New Port Richey Elks Lodge #2284 participated in the Wreaths Across America program Dec. 15. In coordination with American Legion Post #79, lodge officers participated in a program honoring all branches of the military, and members placed Christmas wreaths on the graves of over 600 veterans at Pine Hill and Meadowlawn cemeteries.
On Dec. 23, St. Petersburg Lodge volunteers shared Christmas joy with Heaven on Earth for Veterans (HOEV), a 501(c)(3) nonprofit founded in March 2013 which provides quality living, low-cost, safe living spaces for veterans in need. One of the founders is Esquire, retired Army Colonel Carol Barkalow. Volunteers put together 27 veterans’ essentials kits for HOEV residents. Donations were collected from family, friends and lodge members to average $15 per veteran. Essentials collected were shampoo, soap, toothpaste, toothbrushes, shaving cream, razors, deodorant and snacks. Publix donated reusable shopping bags. HOEV board member Ian O’Connell picked up the kits from the lodge and was thrilled to also pick up Christmas food boxes for HOEV’s eight veteran homes. The $20 Publix gift cards which were included in the Christmas food baskets were immediately used for meat purchases so the veterans would receive their complete Christmas dinner.
Arcadia Elks Lodge #1524 partnered with Operation Outdoor Freedom (OOF), a program under the Forestry Department, to provide a special dinner at their recent hunt at the Peace River site. This opportunity was funded by an Elks National Foundation grant. OOF provides recreational opportunities to wounded veterans. Areas of Florida state forests dedicated to this effort are fully equipped to accommodate the needs of wounded veterans, providing a unique opportunity for recreation and rehabilitation. This is the second time the lodge has partnered with OOF; last year, the grant provided not only a great evening and meal but a beautiful table and chairs for their gathering place. Arcadia Lodge is also planning another event for 2019.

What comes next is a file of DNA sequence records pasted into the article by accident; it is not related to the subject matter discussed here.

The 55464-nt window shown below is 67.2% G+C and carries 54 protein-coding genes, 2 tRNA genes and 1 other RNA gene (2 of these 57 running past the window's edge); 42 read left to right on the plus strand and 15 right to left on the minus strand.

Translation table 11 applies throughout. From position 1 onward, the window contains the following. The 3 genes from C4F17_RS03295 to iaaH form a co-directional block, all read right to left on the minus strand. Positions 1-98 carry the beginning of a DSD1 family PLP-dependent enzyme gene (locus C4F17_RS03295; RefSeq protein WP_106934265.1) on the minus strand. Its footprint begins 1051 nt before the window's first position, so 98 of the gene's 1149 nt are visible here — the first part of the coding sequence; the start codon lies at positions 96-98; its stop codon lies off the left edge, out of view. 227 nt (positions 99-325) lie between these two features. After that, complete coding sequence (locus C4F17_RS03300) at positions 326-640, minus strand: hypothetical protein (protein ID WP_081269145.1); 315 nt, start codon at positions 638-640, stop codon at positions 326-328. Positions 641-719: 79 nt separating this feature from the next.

Pictured at the Arcadia Lodge and Operation Outdoor Freedom event are Mike Porter of OOF, Mary Kay Burns, Ken Katter of OOF, PSP Brian Burns, Nancy Higginbotham and Rodney Morgan.
On Nov. 13, Tom Sweeney, Chairman of the Lakewood Ranch-Sarasota Lodge Veterans Committee, presented a check for $5,000 to Homes for our Troops for the build project of Army Specialist Michael Monthervil. The funds were raised at a Hawaiian luau held at the lodge. Over 200 people attended and heard from Monthervil how greatly their support is appreciated. His home will be built in Wimauma and will be specially adapted to meet his specific needs. He was injured in Afghanistan and lost the use of his legs and dexterity of his hands. He has limited movement where he is living now and is looking forward to regaining some of the independence he had before his injury.
Deb Kehoe, Homes for our Troops core ambassador, accepts a donation of $5,000 from Lakewood Ranch-Sarasota Lodge presented by Veterans Chairman, Tom Sweeney, and Kathi Skelton.
On Dec. 16, a group of elves and helpers from Brandon Elks Lodge #2383 arrived at the James A. Haley Veterans Hospital spinal cord injury unit bearing gifts. The Brandon Ladies of Elks and lodge members put together 100 gift bags with mugs, socks, candy, gift cards, pens, pads, Rubik’s cubes and ballcaps. They also took the time to visit with the veterans.
Winter Park Lodge donated $4,000 to the Elks National Veterans Service Committee (ENVSC). Just in time for Christmas, ENVSC representative, PER Ron Goluba, purchased and delivered items requested by the Lake Baldwin and Lake Nona veterans living centers, hospitals and domiciliaries. Items included all new clothing, sweat suits, hooded jackets, socks, under garments, tennis shoes, flannel shirts, t-shirts, canned vegetables, microwavable meals, cereals, cake and pancake mixes, juice packs, a large variety of hygiene items, adult coloring books, markers, and personal journals.
Winter Park Elks and Does supported Wreaths Across America in the Orlando-owned Greenwood Cemetery with Mayor, Buddy Dyer; Commissioner, Patty Sheehan; an Orlando Fire Department color guard; military service representatives; and Channel 9 News as they placed wreaths and read the veterans’ names. Pictured are lodge members John and Lisa Rankin carrying wreaths.